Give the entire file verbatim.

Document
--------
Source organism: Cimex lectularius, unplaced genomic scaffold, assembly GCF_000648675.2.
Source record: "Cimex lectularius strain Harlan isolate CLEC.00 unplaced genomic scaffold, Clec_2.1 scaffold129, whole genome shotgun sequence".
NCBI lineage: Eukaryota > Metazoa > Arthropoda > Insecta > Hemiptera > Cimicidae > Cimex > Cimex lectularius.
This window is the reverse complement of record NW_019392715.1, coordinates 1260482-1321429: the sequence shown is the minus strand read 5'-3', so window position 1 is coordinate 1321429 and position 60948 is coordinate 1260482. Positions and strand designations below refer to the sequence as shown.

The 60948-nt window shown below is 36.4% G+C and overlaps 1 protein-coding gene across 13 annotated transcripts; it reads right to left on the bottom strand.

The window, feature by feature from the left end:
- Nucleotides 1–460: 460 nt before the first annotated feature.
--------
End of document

Source organism: Cimex lectularius, unplaced genomic scaffold, assembly GCF_000648675.2.
Source record: "Cimex lectularius strain Harlan isolate CLEC.00 unplaced genomic scaffold, Clec_2.1 scaffold129, whole genome shotgun sequence".
NCBI lineage: Eukaryota > Metazoa > Arthropoda > Insecta > Hemiptera > Cimicidae > Cimex > Cimex lectularius.
This window is the reverse complement of record NW_019392715.1, coordinates 1260482-1321429: the sequence shown is the minus strand read 5'-3', so window position 1 is coordinate 1321429 and position 60948 is coordinate 1260482. Positions and strand designations below refer to the sequence as shown.

The 60948-nt window shown below is 36.4% G+C and overlaps 1 protein-coding gene across 13 annotated transcripts; it reads right to left on the bottom strand.

The window, feature by feature from the left end:
- Nucleotides 1–460: 460 nt before the first annotated feature.